This park was a great surprise – we hadn’t planned on visiting it on the day we did. We were driving back home from Richard B. Russell State Park and I suddenly saw a sign that said Watson Mill Bridge was just a few miles away. So we turned off the highway and a short while later we were cooling off in the water of the South Fork River.
The bridge is Georgia’s longest covered bridge and was built in 1885 by the son of a freed slave. It is remarkable to see that a bridge built so long ago using wooden pins still holds up under the modern day vehicles that drive over it.
The park boasts of several miles worth of trails, but once Trey saw that we could go on the rocks and enjoy the water any thoughts of hiking were over. After walking across the bridge and exploring the river’s banks for a while, I had to give in and let Trey swim. We didn’t have our river shoes so we had to be extra careful on the slippery rocks. I took Trey up to the waterfall under the bridge but he was not a fan of the spray. Don’t know what his issue is with that – for the same reason we can never give him showers, only baths.
Click the image below to open a panoramic image in a new window:
Richard B. Russell Jr. was a popular guy – not only did he serve as governor of Georgia from 1931-33, but he was a US Senator for almost 40 years. After his death he had all sorts of buildings, a road, a lake, a dam, an airport, a submarine, and yes, a state park named after him. That’s quite a legacy!
This state park’s main attraction is its 18-hole championship golf course, but you can guess that wasn’t what Trey and I were particularly interested in. We spent all of our time on a playground near the banks of the lake and had a picnic lunch on the shore.
The park boasts that it has one of the oldest steel pin bridges in the area but when we went to see it, the trail leading to it was closed. Just as well I guess since Trey was already pretty exhausted from climbing on the playground and running around on the beach.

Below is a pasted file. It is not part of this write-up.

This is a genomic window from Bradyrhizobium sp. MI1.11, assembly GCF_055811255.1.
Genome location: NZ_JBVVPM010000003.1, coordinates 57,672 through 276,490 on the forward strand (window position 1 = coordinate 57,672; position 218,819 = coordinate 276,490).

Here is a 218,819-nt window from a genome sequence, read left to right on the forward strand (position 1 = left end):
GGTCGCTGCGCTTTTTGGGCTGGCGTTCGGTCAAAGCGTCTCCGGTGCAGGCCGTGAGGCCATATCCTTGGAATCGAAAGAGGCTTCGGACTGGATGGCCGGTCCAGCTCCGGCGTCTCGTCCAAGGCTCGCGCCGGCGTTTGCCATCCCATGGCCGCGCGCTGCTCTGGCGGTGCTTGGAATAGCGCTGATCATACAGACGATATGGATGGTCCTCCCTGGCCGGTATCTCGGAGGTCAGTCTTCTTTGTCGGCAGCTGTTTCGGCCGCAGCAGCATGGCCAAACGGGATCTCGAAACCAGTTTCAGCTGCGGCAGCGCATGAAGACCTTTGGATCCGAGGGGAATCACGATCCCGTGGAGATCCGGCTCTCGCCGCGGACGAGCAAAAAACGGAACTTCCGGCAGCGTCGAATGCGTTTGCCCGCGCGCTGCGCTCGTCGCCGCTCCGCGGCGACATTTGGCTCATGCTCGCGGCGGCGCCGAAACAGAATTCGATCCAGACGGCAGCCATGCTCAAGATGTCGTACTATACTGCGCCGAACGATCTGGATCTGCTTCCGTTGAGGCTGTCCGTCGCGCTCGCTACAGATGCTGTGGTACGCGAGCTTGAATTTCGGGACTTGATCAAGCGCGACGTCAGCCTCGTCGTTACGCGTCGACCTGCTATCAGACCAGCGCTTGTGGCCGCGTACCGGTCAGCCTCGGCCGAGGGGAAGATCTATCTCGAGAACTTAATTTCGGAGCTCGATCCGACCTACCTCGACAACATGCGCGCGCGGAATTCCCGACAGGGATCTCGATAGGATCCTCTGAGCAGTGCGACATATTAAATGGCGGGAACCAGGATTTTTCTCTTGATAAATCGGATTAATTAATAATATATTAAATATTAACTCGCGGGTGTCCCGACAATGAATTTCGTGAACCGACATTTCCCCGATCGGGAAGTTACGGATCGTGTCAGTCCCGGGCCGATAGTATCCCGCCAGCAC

We tried visiting Hart State Park months ago, but ended up having to stay in a motel and skip it due to terrible weather. This time we arrived just in time – as I spoke to the ranger I found out it was the last day the park would be a State Park. He was closing the office, the cottages were no longer being rented out, the campground would be self-registration & first-come-first-serve, and the park was being downgraded to a “State Outdoor Recreation Area”. All this is due to the severe budget cuts the state of Georgia has been making.
Trey and I hiked down a nature trail to Lake Hartwell and then followed the shoreline a bit. It was a blistering hot day and Trey really wanted to swim, so I stripped him down to his undies and let him splash around. The red clay under the water was a neat contrast to the bright blue skies above.
Most of the last stretch of state parks we had to visit were all along the Georgia-South Carolina state line. Tugaloo is a park on a peninsula that stretches out into Hartwell Lake. Before Hartwell Dam was built, the river that flowed through that area was called by its Indian name “Tugaloo”.
Trey and I camped at Tugaloo in one of the “primitive” campsites. I still don’t understand why our secluded campsite right on the lake had running water, an outhouse, and only cost $12. Had we camped at a normal campsite we would have been packed into area with dozens of other campers and paid $22. The only extra amenity would have been electricity.
Trey really enjoyed roasting marshmallows before going to bed and in the morning we got up and headed down to the lake. We walked a short nature trails before hopping in the car and headed south to Hart State Park.
In 12 months, Trey and I visited every one of Georgia’s 63 incredible state parks and historic sites! We finished up at Mistletoe State Park near Augusta on July 4th.
We purchased a new annual pass and this time got a family membership. The family membership includes two tickets for a train on the SAM Shortline – a treat Trey will really enjoy.
I’m really proud of Trey for being such a fun companion and I’m glad Heidi got to join us on a lot of the excursions. When Trey grows up he is going to have a great photo album to remind him of the adventures we had.
I’m a bit behind on posting photos from our park visits, so over the next week I’ll be putting up the last six.